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I have a question about exercise 2.13 in Weibel's K-Book, chapter I.

The goal is to prove that if $P$ is a projective $R$-module of constant rank $1$, then it is finitely generated; the hint suggests to look at the image $\tau_P$ of the natural map $\hom(P,R)\otimes P \to R$, show that it is $R$ (I did that), and then write $1 = \sum_i f_i(x_i)$ (which is of course just a reformulation of $\tau_P = R$)

I assume that the goal would now be to prove that $P$ is generated by the $x_i$, unfortunately I have no clue how to prove that... So my question is : is it what I'm supposed to do, and if so, what could be a further hint ?

If it helps, here's my proof that $\tau_P = R$ : an earlier exercise shows that $\tau_P \subset \mathfrak p \iff P_\mathfrak p = 0$ for a prime ideal $\mathfrak p$. However, $P$ has constant nonzero rank, so $P_\mathfrak p \neq 0$ for all $\mathfrak p$, therefore $\tau_P$ (which is a submodule, hence an ideal of $R$) is contained in no prime ideal, hence is $R$.

Here's what I found in the meantime :

let $R^n \to P$ be associated to the $x_i$.

Then localizing at $\mathfrak p$ we get a map $R_\mathfrak p^n \to P_\mathfrak p$. This map is surjective by Nakayama's lemma (*) and the fact that it surjective mod $\mathfrak p$ (that's the constant rank $=1$ hypothesis and the fact that at least one of the $x_i$'s is nonzero in $P_\mathfrak p/\mathfrak p P_\mathfrak p$ because of the equality $\sum_i f_i(x_i) = 1$)

Thus $R^n\to P$ is locally surjective, hence surjective : $P$ is finitely generated.

(*) To apply Nakayama's lemma I need to show that $P_\mathfrak p$ is a finitely generated $R_\mathfrak p$-module, which is not clear to me... A previous exercise shows that if $P$ has constant rank $=n$ and is finitely generated then $P_\mathfrak p \cong R_\mathfrak p^n$, but there is the assumption of finite generation that I don't have here (and the proof I found for that exercise did use finite generation, precisely to apply Nakayama's lemma)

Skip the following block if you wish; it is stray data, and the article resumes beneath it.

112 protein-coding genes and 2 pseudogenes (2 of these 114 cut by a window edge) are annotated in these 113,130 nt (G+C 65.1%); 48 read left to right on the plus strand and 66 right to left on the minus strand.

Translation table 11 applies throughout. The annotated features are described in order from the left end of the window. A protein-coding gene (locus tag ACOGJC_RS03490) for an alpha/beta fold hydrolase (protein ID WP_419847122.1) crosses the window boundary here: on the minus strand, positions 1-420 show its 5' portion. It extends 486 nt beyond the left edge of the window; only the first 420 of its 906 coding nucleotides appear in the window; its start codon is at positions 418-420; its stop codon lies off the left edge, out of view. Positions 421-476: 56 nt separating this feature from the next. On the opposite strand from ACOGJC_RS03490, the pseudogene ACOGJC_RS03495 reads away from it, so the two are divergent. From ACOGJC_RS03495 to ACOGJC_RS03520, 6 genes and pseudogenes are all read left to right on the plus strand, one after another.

EDIT : Ah ! But $P_\mathfrak p$ is $R_\mathfrak p$-projective, hence free (projective modules over a local ring are free), hence it must be finitely generated (because its quotient by $\mathfrak p$ is $1$-generated and it is free). Is there a proof that doesn't use "projective over local ring implies free" ?

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  • $\begingroup$ What is for you the definition of constant rank $1$ ? For me, its $P_\mathfrak{p}\simeq R_\mathfrak{p}$ for all $\mathfrak{p}$. But then$ P_\mathfrak{p}$ is a finitely generated $ R_\mathfrak{p}$-module, isn't it ? $\endgroup$ – GreginGre Sep 18 '19 at 17:38
  • $\begingroup$ @GreginGre : Weibel defines the rank as the dimension of $P_\mathfrak p/\mathfrak p P_\mathfrak p$ over $k(\mathfrak p)$ (the residual field). It turns out that these are equivalent for projective modules, but it's not clear that they are for non projective infinitely generated modules $\endgroup$ – Maxime Ramzi Sep 18 '19 at 17:44
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Suppose that $P$ and $Q$ are mutually inverse modules, with $P \otimes_R Q \cong R$.

If $\sum_{i=1}^n p_i \otimes q_i$ maps to $1$ in this isomorphism, then we let $P' = (p_1, \cdots, p_n)$ and claim that $P' = P$.

To show this, consider that we have an embedding $P' \otimes_R Q \subseteq P \otimes_R Q \cong R$ because $Q$ is flat, and since this is surjective by construction, we deduce that $P' \otimes_R Q = P \otimes_R Q$. Now we just play with tensor products....

Elaborated in spoiler below, if you want

$$P' \cong P' \otimes_R R \cong P' \otimes_R Q \otimes_R P = P \otimes_R Q \otimes_R P \cong P \otimes_R R \cong P$$ The above series of maps just induces the inclusion $P' \subseteq P$, so we conclude $P' = P$.

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  • $\begingroup$ Thanks for your answer ! Is it clear that $P\otimes \hom(P,R) \cong R$ from $\tau_P = R$ ? $\endgroup$ – Maxime Ramzi Sep 19 '19 at 6:10
  • $\begingroup$ No it is not clear! I'm very sorry, I glossed over that part; I was thinking you already knew that $P$ was invertible. $\endgroup$ – Badam Baplan Sep 19 '19 at 6:47
  • $\begingroup$ Well I know it if I again use projective over local implies free, but if I use this I know how to solve the question anyway $\endgroup$ – Maxime Ramzi Sep 19 '19 at 8:52

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